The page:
Mayor Anthony A. Williams's grand plan for revitalizing Southeast involved more than a ballpark. He foresaw new hotels and restaurants. The Navy Yard is expanding. New apartment and residential housing is part of the theme. But, somehow, almost all of the infrastructure costs for this vision of the future fall into the ballpark budget. Hmmm, just the Nats' luck.
At least baseball officials recently agreed to kick $20 million into the pot to help build the park. They get the money back over the next 500 years with a slice of parking revenues. Still, nothing beats cash on the barrelhead. "We didn't have to give them anything," grumped one baseball executive. "We're just trying to help 'em out." And give the members of the D.C. Council some political cover, too.
So, the ultimate moment of decision on the new ballpark has apparently arrived. This December, not last December, will tell the tale. As the Council makes this decision, it should be honest with the city and with itself: The main reason Washington authorized a publicly financed stadium was because of all the additional benefits -- to the city, not just to baseball fans -- that the project might ultimately produce.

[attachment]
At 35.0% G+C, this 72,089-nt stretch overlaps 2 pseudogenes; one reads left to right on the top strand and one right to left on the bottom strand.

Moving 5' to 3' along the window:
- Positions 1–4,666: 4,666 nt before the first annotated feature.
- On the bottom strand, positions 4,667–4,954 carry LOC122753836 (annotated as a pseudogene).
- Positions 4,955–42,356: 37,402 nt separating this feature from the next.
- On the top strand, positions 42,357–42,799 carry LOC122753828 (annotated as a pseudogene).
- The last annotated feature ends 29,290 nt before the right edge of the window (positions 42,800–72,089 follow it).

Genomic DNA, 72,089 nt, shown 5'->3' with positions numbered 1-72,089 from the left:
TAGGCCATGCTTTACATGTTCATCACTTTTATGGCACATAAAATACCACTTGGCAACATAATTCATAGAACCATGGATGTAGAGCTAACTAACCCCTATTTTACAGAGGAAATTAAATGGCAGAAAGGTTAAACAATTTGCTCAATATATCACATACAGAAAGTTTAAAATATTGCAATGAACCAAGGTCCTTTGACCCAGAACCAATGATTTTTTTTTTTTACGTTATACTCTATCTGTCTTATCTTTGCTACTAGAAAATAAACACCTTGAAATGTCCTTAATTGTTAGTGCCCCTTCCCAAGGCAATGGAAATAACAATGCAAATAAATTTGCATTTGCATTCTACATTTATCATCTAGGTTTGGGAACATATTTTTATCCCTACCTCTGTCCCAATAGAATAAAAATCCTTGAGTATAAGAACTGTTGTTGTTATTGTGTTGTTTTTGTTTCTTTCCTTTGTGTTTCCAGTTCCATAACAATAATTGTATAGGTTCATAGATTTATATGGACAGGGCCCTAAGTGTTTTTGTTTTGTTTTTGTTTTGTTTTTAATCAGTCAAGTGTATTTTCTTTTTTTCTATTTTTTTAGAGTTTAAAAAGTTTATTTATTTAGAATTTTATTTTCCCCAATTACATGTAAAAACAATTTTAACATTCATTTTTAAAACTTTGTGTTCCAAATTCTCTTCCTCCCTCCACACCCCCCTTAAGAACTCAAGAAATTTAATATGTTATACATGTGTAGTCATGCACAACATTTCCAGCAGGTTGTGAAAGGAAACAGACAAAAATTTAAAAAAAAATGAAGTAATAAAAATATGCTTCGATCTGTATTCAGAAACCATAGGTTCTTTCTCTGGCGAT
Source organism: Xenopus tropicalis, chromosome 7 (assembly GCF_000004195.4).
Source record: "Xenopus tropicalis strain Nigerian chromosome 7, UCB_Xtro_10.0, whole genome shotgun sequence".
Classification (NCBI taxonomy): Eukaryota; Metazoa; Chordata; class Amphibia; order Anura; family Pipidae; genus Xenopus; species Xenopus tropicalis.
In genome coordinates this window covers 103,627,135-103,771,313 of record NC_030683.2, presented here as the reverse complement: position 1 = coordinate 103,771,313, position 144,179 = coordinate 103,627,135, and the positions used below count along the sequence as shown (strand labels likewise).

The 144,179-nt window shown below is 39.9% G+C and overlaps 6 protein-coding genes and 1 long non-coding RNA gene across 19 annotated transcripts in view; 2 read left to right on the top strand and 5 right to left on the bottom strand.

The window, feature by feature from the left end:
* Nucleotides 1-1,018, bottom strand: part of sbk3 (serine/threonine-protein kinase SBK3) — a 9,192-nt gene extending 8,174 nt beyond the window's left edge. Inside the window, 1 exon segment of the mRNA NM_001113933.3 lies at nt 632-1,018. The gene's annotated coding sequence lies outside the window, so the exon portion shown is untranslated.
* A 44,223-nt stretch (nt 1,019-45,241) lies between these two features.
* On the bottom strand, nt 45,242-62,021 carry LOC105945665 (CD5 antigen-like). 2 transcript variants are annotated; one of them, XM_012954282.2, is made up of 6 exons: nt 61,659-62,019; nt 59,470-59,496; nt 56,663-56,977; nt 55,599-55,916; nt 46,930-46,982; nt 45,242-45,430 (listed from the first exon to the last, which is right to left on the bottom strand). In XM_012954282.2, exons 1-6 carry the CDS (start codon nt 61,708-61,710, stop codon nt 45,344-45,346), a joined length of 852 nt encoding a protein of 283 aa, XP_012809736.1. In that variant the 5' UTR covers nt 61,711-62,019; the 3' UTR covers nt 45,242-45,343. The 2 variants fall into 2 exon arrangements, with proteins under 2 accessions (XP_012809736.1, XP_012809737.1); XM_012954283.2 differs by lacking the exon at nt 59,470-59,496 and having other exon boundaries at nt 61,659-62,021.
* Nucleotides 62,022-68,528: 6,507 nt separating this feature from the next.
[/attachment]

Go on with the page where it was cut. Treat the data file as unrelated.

Mayor Williams saw the team and its new park as the centerpiece of an urban rejuvenation that would dwarf the impact of a mere sports team. He only promised baseball a sweet deal because he thought Washington would eventually get back far more in return. If you want to see what he had in mind, drive along the I-295 overpass and look down South Capitol Street. There's massive construction underway already where, a year ago, there was almost nothing except light-industrial decay.
In the mind of any rational District taxpayer, the justification for luring a team here with the bait of a new park was so that baseball enthusiasm could serve as the catalyst for much grander and socially justifiable goals. We'll see if it happens.
The view here is that the District should build the Southeast ballpark or else forget the whole grandiose idea. Do it right or don't do it at all. Just admit that the city didn't have the stomach for the financial gamble. Even after watching the Nats draw 2.73 million to RFK Stadium.